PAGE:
What To Do If There’s No Water Coming From Your Well

What To Do If There’s No Water Coming From Your Well

As a private well owner, you gain access to a myriad of convenient advantages — no water bill, access to clean water, and health benefits to boot. However, being a well owner also means you’re on the hook for remediating any problems your well system suffers. One such problem well owners commonly experience is a lack of running water. Turning your faucet and having no water come out is always frustrating, as no running water means you can’t bathe, wash dishes, cook, or even enjoy a refreshing glass of cold water. Fortunately, there are a few simple steps well owners can take to identify and then address the root of their “no water” problem. Below, the experienced well drillers at North Florida Water Systems Inc. explain what to do if there’s no water coming from your well.

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Inspect The Well Pump

First and foremost, check to ensure that the well pump is receiving power. It may sound simple, but who among us can’t recall a time we’ve struggled with a piece of technology only to discover it’s not plugged in/powered on. Open your breaker box to see if any circuit breakers have been tripped. If they have been tripped, flip them back on again. If no breakers appear to be tripped, turn them all off and then back on again to see if that resets your well pump. Still not working? Then, unfortunately, you may have a bigger problem with your well pump. In which case, we encourage you to contact one of our well water specialists to schedule well pump repair!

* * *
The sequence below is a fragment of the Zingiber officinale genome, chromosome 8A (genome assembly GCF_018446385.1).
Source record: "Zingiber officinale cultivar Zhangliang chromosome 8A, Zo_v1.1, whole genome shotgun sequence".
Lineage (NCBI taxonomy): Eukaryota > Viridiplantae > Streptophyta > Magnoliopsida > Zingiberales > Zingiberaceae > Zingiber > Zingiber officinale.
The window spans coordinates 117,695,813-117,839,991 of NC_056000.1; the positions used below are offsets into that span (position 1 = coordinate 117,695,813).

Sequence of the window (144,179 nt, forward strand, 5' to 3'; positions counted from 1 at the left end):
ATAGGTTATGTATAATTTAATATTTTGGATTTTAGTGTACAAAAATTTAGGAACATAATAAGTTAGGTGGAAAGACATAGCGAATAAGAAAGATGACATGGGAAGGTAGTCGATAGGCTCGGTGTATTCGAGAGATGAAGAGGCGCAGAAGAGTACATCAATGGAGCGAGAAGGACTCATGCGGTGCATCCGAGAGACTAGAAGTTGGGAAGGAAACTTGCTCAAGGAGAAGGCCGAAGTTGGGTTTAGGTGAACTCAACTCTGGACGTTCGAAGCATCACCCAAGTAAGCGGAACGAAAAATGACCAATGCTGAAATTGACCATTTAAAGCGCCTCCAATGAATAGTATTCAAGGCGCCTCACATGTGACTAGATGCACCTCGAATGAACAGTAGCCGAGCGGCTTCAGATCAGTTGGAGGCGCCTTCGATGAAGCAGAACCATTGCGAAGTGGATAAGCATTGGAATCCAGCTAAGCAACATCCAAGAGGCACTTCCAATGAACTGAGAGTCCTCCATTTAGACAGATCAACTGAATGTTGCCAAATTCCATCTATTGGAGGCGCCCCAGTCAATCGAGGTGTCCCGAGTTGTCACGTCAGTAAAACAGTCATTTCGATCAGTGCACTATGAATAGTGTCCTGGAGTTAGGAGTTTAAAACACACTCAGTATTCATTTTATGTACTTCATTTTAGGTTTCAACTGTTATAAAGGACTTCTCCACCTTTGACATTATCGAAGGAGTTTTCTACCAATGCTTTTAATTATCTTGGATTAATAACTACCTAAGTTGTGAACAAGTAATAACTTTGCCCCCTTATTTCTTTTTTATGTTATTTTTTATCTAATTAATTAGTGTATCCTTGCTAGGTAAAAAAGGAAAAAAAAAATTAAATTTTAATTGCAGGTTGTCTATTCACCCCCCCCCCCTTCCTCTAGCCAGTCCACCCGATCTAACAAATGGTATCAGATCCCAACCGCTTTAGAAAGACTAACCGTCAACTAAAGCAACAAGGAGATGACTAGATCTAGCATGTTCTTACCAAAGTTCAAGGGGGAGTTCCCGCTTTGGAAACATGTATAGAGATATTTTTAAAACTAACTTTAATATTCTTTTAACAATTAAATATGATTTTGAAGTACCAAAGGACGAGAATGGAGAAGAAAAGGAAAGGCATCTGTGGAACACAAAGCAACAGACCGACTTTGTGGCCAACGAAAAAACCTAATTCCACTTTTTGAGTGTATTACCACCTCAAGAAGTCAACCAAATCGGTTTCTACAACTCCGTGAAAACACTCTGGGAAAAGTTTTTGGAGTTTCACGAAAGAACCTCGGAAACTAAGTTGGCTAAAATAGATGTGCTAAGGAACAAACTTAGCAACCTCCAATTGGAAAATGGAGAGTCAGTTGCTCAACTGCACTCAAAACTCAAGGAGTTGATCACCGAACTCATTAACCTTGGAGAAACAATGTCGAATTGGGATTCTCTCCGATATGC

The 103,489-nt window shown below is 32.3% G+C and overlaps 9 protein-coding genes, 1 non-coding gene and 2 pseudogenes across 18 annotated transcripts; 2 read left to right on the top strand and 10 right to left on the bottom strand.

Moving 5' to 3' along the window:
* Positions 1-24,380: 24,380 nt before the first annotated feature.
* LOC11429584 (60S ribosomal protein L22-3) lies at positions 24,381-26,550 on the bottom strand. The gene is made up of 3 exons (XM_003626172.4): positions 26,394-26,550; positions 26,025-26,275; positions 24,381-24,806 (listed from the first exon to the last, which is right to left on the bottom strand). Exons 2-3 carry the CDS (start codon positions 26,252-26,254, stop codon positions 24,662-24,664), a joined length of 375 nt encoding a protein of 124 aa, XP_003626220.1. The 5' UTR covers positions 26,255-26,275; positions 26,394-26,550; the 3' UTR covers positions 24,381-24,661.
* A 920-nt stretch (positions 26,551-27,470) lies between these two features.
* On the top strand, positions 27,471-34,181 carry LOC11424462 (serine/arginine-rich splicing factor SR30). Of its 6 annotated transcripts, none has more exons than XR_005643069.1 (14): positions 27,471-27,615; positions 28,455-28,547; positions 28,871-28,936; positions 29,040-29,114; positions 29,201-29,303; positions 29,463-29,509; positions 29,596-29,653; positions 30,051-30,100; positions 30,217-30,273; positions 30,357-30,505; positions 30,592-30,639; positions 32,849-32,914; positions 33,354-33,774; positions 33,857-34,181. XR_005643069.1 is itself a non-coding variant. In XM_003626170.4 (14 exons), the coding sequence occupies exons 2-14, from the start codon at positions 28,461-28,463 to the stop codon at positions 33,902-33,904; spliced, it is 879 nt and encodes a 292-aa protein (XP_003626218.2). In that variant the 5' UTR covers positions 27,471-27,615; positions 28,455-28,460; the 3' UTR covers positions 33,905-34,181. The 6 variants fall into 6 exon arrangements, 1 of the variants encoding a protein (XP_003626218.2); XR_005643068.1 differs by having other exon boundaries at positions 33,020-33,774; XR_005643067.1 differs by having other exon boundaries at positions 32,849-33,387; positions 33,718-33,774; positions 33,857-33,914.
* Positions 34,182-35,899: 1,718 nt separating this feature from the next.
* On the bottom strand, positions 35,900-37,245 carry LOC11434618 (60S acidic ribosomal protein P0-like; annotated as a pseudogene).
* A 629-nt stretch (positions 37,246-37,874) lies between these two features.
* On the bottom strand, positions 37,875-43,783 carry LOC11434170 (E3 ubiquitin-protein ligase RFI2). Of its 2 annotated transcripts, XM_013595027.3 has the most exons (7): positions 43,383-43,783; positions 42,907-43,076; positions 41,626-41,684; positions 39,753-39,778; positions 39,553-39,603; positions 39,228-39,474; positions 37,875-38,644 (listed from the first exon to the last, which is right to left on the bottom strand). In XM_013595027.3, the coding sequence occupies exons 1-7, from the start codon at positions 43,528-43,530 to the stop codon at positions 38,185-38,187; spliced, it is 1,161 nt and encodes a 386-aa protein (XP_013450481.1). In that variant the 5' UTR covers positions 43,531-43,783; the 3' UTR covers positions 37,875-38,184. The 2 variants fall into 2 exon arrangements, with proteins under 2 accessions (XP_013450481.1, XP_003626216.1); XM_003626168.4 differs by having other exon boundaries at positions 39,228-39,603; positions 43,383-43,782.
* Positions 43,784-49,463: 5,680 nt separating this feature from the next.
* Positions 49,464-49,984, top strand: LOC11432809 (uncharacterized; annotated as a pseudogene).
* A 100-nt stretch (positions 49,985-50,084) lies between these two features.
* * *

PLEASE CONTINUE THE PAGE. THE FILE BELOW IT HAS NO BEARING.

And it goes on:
Ensure There’s Sufficient Water Pressure

One of the most common causes of a lack of water is a sudden drop in water pressure. To investigate if this is the case for you, look at your system’s pressure gauge. This gauge will inform well owners how much pressure is behind the water being directed into their homes. Your pressure gauge should read at least 40 psi, anything less than that, and you’ll need to adjust your pressure tank to increase the psi.

Check The Well’s Water Level

Do you frequently run out of water during even short dry spells? Then your well may not be deep enough and on the verge of running dry. Common signs your well is at risk of drying out include:

  • Lack of water
  • Discolored water coming from faucets
  • Change in the water’s taste
  • Faucets sputtering

First, you should check your well’s water level to determine if it’s genuinely running dry. To do so, either contact one of our water well specialists or insert a probe that can measure your well’s water level. Shallow wells that are running dry may need to be deepened to restore water flow.

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